Ask the Expert: Colostrum Replacers Versus Supplements
Posted on November 5, 2012 in Starting Strong - Calf Care
Ann Hoskins works with calf raisers through the Midwest in her role as Vita Plus calf products coordinator.
What is the difference between a colostrum replacer and a colostrum supplement? When should I be using a colostrum replacer?
Colostrum replacers and colostrum supplements are often confused with one another. The role of a colostrum replacer is to completely replace the first feeding of colostrum. A colostrum replacer will have at least 100 g. of Immuglobulins (IgG), which is necessary to achieve passive transfer in the newborn calf. Colostrum replacers also contain fat, protein, vitamins and minerals needed by the newborn calf.
Colostrum supplements usually contain less than 100 g. of IgG and are designed to be fed along with the colostrum to spike the IgG levels in the colostrum. Colostrum supplements can be used to increase the amount of IgG fed to calves when only low or medium quality colostrum is available. However, supplements cannot replace high quality colostrum. Even when a supplement is added to low quality colostrum, the IgG is often absorbed poorly, and antibody absorption is reduced compared to high quality maternal colostrum.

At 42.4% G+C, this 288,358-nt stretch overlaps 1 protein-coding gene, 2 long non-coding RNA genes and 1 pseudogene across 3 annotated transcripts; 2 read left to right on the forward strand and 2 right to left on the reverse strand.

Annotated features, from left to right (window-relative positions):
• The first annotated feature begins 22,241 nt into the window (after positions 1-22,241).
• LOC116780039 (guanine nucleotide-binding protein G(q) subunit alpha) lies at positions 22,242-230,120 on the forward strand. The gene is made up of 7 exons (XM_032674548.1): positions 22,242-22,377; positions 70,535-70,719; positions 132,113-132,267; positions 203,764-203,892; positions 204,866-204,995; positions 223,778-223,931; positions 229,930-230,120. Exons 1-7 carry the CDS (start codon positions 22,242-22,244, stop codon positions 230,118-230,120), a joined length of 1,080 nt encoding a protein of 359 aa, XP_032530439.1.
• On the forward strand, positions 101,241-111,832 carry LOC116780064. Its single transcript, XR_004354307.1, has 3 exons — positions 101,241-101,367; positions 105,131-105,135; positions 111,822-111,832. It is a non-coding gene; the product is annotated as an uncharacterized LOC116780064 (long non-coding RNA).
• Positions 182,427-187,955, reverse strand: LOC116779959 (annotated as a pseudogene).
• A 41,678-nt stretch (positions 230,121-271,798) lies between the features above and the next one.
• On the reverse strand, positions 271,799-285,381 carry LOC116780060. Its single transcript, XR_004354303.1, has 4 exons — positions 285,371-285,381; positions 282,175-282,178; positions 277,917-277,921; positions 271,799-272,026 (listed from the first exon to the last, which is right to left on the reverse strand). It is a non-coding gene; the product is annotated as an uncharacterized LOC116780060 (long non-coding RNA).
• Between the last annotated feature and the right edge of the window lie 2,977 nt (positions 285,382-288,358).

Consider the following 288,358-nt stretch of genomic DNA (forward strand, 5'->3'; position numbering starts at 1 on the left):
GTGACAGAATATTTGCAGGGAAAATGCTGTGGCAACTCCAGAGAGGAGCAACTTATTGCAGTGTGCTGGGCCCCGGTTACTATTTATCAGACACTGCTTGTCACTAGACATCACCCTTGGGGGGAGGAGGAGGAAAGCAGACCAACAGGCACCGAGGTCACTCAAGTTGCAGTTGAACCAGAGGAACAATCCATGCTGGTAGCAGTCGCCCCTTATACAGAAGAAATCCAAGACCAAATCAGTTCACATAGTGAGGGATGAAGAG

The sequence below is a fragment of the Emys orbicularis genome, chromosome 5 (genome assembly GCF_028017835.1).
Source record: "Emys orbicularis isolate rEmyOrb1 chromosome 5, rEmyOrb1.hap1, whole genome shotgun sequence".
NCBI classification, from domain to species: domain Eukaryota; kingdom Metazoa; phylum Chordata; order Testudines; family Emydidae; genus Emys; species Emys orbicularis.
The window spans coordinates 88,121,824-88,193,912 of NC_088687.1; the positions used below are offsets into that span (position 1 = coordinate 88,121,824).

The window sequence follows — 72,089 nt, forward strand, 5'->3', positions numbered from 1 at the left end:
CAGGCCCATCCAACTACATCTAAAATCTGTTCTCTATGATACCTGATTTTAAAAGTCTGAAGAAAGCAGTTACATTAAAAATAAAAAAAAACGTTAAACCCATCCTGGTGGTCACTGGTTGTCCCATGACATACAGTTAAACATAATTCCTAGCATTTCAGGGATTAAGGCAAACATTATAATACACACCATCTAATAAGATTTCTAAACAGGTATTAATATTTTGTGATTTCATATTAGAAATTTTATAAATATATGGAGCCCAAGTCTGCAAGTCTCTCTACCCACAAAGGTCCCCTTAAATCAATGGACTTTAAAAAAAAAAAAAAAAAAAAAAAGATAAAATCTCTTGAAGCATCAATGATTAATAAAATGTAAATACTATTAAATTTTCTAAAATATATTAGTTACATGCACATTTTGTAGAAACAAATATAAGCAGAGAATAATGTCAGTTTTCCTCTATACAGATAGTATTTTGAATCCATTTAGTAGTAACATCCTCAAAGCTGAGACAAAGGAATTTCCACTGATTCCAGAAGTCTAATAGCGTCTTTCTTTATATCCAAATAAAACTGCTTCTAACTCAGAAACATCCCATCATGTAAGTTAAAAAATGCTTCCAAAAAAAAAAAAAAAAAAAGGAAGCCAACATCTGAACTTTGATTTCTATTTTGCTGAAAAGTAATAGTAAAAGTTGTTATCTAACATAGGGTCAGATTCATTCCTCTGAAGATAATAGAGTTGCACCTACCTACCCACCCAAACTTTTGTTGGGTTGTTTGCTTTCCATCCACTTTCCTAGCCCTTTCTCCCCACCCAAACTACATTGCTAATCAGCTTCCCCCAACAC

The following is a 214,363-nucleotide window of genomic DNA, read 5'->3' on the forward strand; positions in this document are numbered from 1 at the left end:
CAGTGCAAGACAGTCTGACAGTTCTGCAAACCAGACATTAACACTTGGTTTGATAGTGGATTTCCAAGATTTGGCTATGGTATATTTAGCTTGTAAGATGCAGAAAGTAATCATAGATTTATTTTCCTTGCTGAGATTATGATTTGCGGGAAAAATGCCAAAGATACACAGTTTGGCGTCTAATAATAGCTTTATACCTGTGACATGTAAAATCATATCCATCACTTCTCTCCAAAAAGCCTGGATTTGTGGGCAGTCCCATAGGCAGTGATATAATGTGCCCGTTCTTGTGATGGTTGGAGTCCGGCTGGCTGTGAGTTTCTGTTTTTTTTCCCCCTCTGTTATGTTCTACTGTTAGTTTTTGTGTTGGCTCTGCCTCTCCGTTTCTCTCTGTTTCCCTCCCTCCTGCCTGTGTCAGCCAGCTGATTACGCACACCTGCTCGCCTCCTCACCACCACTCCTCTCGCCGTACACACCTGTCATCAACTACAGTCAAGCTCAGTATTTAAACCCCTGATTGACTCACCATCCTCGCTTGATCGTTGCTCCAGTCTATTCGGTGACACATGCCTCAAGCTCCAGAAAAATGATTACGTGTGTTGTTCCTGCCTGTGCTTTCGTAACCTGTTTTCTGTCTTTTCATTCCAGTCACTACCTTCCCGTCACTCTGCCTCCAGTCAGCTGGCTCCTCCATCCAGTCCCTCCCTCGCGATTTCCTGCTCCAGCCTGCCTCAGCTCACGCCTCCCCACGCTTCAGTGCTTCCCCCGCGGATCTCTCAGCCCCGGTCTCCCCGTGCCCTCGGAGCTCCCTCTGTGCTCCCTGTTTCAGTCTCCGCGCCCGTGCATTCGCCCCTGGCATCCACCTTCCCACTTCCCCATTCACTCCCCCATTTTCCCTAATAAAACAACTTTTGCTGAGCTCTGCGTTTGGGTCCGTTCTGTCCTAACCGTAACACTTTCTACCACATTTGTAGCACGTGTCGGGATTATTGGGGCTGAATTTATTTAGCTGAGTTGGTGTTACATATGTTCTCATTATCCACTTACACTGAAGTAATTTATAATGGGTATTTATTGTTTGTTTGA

Colostrum replacer contains more immunoglobulin than supplement products and provides more antibodies than poor or moderate quality colostrum. In research trials, calves fed colostrum replacer have performed as well as calves fed maternal colostrum with no differences in IgG levels, efficiency of IgG absorption, incidence of scours or growth rates.
Use a colostrum replacer when:
- Colostrum intake and/or quality are questionable
- Labor is a limitation
- Calves are born at night
- Producers are taking a proactive role in disease prevention
- You are concerned with diseases that may be transferred to the calf through maternal colostrum